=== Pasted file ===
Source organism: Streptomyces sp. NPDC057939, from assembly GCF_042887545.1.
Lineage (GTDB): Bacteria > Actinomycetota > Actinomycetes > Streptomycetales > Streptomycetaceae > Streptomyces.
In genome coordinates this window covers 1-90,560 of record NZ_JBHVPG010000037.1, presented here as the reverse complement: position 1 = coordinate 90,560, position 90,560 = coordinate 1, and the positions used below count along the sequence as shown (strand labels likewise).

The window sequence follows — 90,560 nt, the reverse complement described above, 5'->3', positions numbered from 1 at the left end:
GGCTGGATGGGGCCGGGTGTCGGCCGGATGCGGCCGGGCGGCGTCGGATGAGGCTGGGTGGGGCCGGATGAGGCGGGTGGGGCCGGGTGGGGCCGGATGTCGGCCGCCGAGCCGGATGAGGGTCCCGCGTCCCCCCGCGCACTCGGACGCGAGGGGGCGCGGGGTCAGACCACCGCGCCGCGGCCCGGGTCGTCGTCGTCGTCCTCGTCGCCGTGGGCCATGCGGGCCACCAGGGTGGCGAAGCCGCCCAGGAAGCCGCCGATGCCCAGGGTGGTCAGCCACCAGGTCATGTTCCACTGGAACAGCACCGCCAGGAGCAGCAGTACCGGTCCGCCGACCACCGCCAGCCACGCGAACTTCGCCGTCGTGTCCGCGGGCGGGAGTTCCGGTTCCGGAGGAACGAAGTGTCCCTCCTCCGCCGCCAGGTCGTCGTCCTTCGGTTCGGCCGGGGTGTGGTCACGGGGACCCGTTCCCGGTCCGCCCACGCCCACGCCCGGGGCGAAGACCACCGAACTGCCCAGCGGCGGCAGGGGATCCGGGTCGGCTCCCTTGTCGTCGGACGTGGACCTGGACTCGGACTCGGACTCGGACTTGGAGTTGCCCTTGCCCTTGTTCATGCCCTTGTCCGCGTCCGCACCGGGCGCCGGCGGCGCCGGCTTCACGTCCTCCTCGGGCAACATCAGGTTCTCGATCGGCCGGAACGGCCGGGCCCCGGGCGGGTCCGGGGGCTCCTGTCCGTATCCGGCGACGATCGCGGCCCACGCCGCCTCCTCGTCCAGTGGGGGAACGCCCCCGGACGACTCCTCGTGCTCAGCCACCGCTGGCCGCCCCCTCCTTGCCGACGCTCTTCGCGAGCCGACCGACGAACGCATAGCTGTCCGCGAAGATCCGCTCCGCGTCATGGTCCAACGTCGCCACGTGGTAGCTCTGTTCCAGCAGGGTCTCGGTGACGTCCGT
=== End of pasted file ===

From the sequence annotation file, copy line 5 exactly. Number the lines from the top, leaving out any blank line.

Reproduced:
GGCTGGATGGGGCCGGGTGTCGGCCGGATGCGGCCGGGCGGCGTCGGATGAGGCTGGGTGGGGCCGGATGAGGCGGGTGGGGCCGGGTGGGGCCGGATGTCGGCCGCCGAGCCGGATGAGGGTCCCGCGTCCCCCCGCGCACTCGGACGCGAGGGGGCGCGGGGTCAGACCACCGCGCCGCGGCCCGGGTCGTCGTCGTCGTCCTCGTCGCCGTGGGCCATGCGGGCCACCAGGGTGGCGAAGCCGCCCAGGAAGCCGCCGATGCCCAGGGTGGTCAGCCACCAGGTCATGTTCCACTGGAACAGCACCGCCAGGAGCAGCAGTACCGGTCCGCCGACCACCGCCAGCCACGCGAACTTCGCCGTCGTGTCCGCGGGCGGGAGTTCCGGTTCCGGAGGAACGAAGTGTCCCTCCTCCGCCGCCAGGTCGTCGTCCTTCGGTTCGGCCGGGGTGTGGTCACGGGGACCCGTTCCCGGTCCGCCCACGCCCACGCCCGGGGCGAAGACCACCGAACTGCCCAGCGGCGGCAGGGGATCCGGGTCGGCTCCCTTGTCGTCGGACGTGGACCTGGACTCGGACTCGGACTCGGACTTGGAGTTGCCCTTGCCCTTGTTCATGCCCTTGTCCGCGTCCGCACCGGGCGCCGGCGGCGCCGGCTTCACGTCCTCCTCGGGCAACATCAGGTTCTCGATCGGCCGGAACGGCCGGGCCCCGGGCGGGTCCGGGGGCTCCTGTCCGTATCCGGCGACGATCGCGGCCCACGCCGCCTCCTCGTCCAGTGGGGGAACGCCCCCGGACGACTCCTCGTGCTCAGCCACCGCTGGCCGCCCCCTCCTTGCCGACGCTCTTCGCGAGCCGACCGACGAACGCATAGCTGTCCGCGAAGATCCGCTCCGCGTCATGGTCCAACGTCGCCACGTGGTAGCTCTGTTCCAGCAGGGTCTCGGTGACGTCCGT